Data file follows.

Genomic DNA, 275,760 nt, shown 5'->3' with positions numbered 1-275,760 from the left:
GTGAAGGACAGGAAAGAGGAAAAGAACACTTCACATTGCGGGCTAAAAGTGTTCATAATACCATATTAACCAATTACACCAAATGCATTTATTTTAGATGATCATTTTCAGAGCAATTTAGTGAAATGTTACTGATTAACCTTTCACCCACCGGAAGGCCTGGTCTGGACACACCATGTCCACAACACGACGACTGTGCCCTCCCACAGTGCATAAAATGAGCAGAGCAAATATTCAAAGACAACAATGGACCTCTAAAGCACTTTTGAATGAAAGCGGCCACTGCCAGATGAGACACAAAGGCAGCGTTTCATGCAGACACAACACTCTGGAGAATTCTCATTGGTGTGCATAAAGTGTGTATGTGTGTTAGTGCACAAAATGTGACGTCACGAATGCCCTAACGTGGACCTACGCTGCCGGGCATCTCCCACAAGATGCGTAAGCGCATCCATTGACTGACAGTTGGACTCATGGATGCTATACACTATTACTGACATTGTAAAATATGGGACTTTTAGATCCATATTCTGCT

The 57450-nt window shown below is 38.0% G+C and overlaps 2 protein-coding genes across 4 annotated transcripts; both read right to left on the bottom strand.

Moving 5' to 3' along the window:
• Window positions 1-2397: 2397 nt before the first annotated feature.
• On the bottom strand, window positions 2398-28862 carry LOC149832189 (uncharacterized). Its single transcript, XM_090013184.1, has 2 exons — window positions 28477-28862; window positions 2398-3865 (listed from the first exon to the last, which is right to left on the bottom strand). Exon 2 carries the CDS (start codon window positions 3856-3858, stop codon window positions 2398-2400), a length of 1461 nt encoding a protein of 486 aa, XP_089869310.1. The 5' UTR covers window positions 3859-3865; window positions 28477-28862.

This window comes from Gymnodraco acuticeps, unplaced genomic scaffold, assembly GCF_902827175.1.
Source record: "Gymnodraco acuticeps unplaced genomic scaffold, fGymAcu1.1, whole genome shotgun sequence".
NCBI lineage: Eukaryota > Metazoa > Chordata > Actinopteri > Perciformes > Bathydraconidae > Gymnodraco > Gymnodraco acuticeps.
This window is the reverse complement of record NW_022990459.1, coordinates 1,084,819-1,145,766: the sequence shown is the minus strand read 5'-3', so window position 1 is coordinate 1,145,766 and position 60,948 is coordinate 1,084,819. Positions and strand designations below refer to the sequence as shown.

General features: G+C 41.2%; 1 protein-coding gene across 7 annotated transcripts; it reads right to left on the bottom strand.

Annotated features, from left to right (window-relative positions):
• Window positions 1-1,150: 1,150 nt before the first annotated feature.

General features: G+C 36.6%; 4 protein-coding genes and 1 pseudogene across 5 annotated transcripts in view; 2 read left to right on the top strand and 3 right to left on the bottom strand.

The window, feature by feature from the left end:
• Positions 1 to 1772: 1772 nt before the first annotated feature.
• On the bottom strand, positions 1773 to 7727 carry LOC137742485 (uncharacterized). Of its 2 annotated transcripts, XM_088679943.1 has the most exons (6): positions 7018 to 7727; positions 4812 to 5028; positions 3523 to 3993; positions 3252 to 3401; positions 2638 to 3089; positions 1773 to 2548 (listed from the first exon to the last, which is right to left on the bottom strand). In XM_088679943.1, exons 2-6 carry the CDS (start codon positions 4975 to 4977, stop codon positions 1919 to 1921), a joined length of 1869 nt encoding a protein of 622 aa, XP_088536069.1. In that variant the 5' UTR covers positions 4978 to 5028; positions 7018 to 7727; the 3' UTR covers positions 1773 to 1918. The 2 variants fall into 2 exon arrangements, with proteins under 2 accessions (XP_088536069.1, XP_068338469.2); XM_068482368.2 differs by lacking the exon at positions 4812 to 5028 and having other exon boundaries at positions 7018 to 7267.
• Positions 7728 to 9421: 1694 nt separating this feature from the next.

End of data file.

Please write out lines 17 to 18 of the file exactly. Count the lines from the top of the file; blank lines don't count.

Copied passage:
• On the bottom strand, positions 1773 to 7727 carry LOC137742485 (uncharacterized). Of its 2 annotated transcripts, XM_088679943.1 has the most exons (6): positions 7018 to 7727; positions 4812 to 5028; positions 3523 to 3993; positions 3252 to 3401; positions 2638 to 3089; positions 1773 to 2548 (listed from the first exon to the last, which is right to left on the bottom strand). In XM_088679943.1, exons 2-6 carry the CDS (start codon positions 4975 to 4977, stop codon positions 1919 to 1921), a joined length of 1869 nt encoding a protein of 622 aa, XP_088536069.1. In that variant the 5' UTR covers positions 4978 to 5028; positions 7018 to 7727; the 3' UTR covers positions 1773 to 1918. The 2 variants fall into 2 exon arrangements, with proteins under 2 accessions (XP_088536069.1, XP_068338469.2); XM_068482368.2 differs by lacking the exon at positions 4812 to 5028 and having other exon boundaries at positions 7018 to 7267.
• Positions 7728 to 9421: 1694 nt separating this feature from the next.